Taxation is evaluated on a weekly basis right after voting.

There are four types of taxes a city mayor can levy:

1. Property tax. All property owners (see 'Joining a City') can be charged a small % on top of their normal maintenance. This property tax is levied by the city in exchange for use of their land as well as the benefits of structure oriented city specializations.

2. Citizen tax. This tax is a flat fee charged to citizens on a weekly basis. The tax can be used like an automated membership fee. There is no penalty for failure to pay, but the mayor is notified of any citizens who fail to pay.

3. Sales tax. A tax placed on top of any items sold from vendors within the city's radius.

4. Travel fee. A fee placed on top of the price to purchase travel tickets from the city shuttleport.[/quote]

All taxes are paid directly into the city treasury. This money is used for payment of city maintenance (see 'Maintenance' under 'Running a City') and can be withdrawn by the mayor to purchase additions to the city.

Taxes are managed from the city management terminal in the City Hall.

The city pays maintenance on a weekly basis after taxes are collected.

Maintenance on the City Hall is paid first, then other structures. City Specializations increase the weekly maintenance cost of the City Hall.

If the city cannot pay maintenance on a skill trainer, non-garden decoration, or mission terminal, the object will be destroyed and the mayor notified. If the city cannot pay maintenance on a civic structure, including the City Hall, the structure will be damaged and the mayor notified. If a structure is damaged to 0% or less condition, it is removed and the mayor notified. If the City Hall is destroyed by lack of maintenance the entire city is disbanded and all civic structures are removed. Damaged structures are repaired during the following maintenance update if there is enough money available.

The status of maintenance and the condition of civic structures can be checked at the city management terminal in the City Hall.

A mayor with Martial Policy I can use the city management terminal to form a militia. Militia members must be citizens of the city.

A militia member gains three commands to help enforce the law of the city:
  • /cityban - This prevents players from entering public civic structures or using the city shuttleport.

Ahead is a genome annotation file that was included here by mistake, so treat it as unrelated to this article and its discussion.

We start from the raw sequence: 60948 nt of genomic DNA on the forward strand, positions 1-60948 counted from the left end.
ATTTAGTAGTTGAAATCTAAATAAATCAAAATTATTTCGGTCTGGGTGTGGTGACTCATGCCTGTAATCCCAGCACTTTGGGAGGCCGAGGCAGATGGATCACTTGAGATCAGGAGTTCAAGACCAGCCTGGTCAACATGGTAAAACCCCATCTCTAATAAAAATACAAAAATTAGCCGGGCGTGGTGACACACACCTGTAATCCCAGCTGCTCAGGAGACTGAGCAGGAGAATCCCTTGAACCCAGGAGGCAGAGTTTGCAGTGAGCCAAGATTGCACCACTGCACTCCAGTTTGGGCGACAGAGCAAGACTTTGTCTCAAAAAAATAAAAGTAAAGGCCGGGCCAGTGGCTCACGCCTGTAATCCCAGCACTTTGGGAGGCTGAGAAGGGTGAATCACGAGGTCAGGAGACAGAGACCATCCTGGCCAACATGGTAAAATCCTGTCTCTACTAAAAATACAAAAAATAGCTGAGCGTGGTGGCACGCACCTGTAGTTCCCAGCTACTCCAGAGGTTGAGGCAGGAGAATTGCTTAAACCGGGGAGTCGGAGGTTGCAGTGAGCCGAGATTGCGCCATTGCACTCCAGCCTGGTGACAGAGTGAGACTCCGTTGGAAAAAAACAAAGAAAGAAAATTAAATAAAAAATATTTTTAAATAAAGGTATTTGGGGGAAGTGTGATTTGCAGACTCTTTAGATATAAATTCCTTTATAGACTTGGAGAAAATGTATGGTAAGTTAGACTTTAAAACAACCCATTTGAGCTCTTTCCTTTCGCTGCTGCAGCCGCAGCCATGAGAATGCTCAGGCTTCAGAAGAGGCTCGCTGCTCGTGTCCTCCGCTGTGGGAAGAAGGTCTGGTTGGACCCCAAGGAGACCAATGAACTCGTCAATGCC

• /citypardon - This removes the city ban flag from a player.
  • /citywarn - This allows the militia person to attack the target as long as they are in the city. If the person who has been /citywarned leaves the city they are no longer attackable. Note that normal PvP rules are in effect: overt members of opposing player factions will always be able to attack each other regardless of /citywarn as well as players TEF'd due to other PvP rules.

The 'stronghold' city specialization can be used to give the militia a large bonus to combat defense, making them more effective against stronger opponents.

Upgrades & Rank
A city's size and strength is represented by a rank identifier. As the city gains more citizens, the rank increases, the city's radius of influence increases, and more types of structures become available.

The city advancement menu on the city management terminal has specific information on how to achieve each rank and what each rank makes available.

Each week, before taxation and maintenance, the city rank and citizenship is validated. If the city citizenship is greater than the requirement for the next rank, the city is promoted. If the citizenship is less than the requirement for the current rank, the city is demoted. The mayor is notified of this happening.

If the city is promoted, the city radius will increase, allowing for more civic structures to be placed in the new territory. Any structures in the new radius will be added to the city. Any abilities that require the new rank will be unlocked. The placement limits for terminals, trainers, and decorations will increase.

If the city is demoted the city radius decreases. Any civic structures, terminals, trainers, or decorations outside of the new city radius are DESTROYED. The mayor is notified of this happening. If a civic structure inside the new radius can't be supported by the current rank (for example, a shuttleport requires rank 4 "City"), that structure is marked as "invalid" and the mayor is notified that it is endangered. A week later, at the next city update, if the radius has increased to the required level, all structures that are still invalid are destroyed.

If the city ever shrinks below 5 citizens, the city hall is marked as invalid. The city hall is removed a week later if the citizenship of the city hasn't increased above 5.

The five city ranks are Outpost, Village, Township, City, and Metropolis.